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Despite being daily exposed to dozens of ads—including on television, in print, and on the Web—most Americans (55%) say they find advertising to be interesting ("very" or "somewhat"), though fully 41% say it is not interesting, a recent poll found.

Advertisers, however, should not get too excited: Only 8% of Americans say current ads are "very" interesting while 47% say they are "somewhat" interesting, according to (pdf) an AdweekMedia/Harris Poll of 2,521 adults surveyed online June 4-8, 2009.

How interesting are ads?

Younger adults and those with higher incomes are more likely to consider ads interesting. Two-thirds of adults age 18-34 (66%) and 60% of adults age 35-44 think the ads are interesting as do 62% of those Americans with a household income of $75,000 or more.

Conversely, over half of adults 55 and older (52%) say that current advertising is not interesting, as do 46% of those age 45-54 and those who have a household income between $35,000 and $74,999.

How influential are ads?

Regarding their most recent large purchase of a product or service, over half of Americans (54%) say advertisements they had seen or heard were not influential, with nearly half of that 54% saying ads were "not at all" influential; one-third of Americans (35%) say the ads they saw or heard were influential.

Younger adults are more likely than older adults to say ads are influential:

  • Six in ten adults age 45-54 (60%) and 55 and older (62%) say ads are not influential, with 31% of each age group saying they are not at all influential.
  • But just under half of adults age 18-34 (45%) say the ads they may have seen or heard are influential in making their last large purchase.

Television ads are considered most helpful

Over one-third of Americans (37%) say television ads are most helpful in making their purchase decision, 17% cite newspaper ads, and 14% say search-engine ads are most helpful, the Harris Poll found (pdf). Radio ads (3%) and Internet banner ads (1%) are considered the least helpful.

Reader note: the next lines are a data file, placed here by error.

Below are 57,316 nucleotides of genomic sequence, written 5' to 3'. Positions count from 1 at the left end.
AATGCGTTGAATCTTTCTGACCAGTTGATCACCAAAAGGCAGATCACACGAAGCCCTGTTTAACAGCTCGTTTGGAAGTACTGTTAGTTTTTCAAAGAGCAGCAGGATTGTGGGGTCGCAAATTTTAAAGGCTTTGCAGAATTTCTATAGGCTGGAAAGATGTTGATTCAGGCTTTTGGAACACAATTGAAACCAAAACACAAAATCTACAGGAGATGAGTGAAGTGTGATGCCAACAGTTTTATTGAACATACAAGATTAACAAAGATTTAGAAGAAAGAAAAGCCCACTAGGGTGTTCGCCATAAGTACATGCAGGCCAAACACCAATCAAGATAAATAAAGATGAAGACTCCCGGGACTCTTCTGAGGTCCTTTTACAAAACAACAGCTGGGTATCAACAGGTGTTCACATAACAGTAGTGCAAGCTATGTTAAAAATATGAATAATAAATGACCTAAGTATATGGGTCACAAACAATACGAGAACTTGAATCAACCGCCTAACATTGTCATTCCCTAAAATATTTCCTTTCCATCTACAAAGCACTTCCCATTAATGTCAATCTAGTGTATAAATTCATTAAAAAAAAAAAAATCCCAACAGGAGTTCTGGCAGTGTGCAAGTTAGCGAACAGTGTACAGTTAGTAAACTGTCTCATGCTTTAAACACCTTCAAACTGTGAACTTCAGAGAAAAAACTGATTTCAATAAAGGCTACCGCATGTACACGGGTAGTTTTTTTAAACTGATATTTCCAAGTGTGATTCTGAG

However, fully 28% of Americans say none of these types of advertisements are helpful to them in the purchase decision making process.

Half of people age 18-34 (50%) say television ads are most helpful, while three in ten (31%) of those age 55 and older say they find newspaper ads to be most helpful.

There is also a slight regional difference: Two in five Southerners (40%) say they find television ads most helpful, while only one-third (33%) of Midwesterners say the same.

Internet banner ads are ignored most

Almost half of Americans (46%) say they tend to ignore Internet banner ads. Much further down the list are search-engine ads (17% of people ignore), television ads (13%), radio ads (9%), and newspaper ads (6%).

One in ten Americans (9%) say they do not ignore any of these types of ads.

There are age and regional differences:

  • Half of those age 35-44 (50%) and 51% of Midwesterners say they ignore Internet banner ads, compared with 43% of 18-34-year-olds as well as Easterners and Southerners.
  • One in five Americans 18-34 years old (20%) say they ignore search-engine ads, while 20% of those age 55 and older say they ignore television ads.

About the findings: The AdweekMedia/The Harris Poll was conducted online within the United States June 4-8, 2009 among 2,521 adults (age 18 and over). Figures for age, sex, race/ethnicity, education, region, and household income were weighted where necessary to bring them into line with their actual proportions in the population. Propensity score weighting was also used to adjust for respondents' propensity to be online. Harris Interactive is a provider of custom market research. AdweekMedia encompasses the publications, websites, digital products, and events produced by Adweek, Brandweek and Mediaweek. AdweekMedia is part of Nielsen Business Media, which is a unit of The Nielsen Company.

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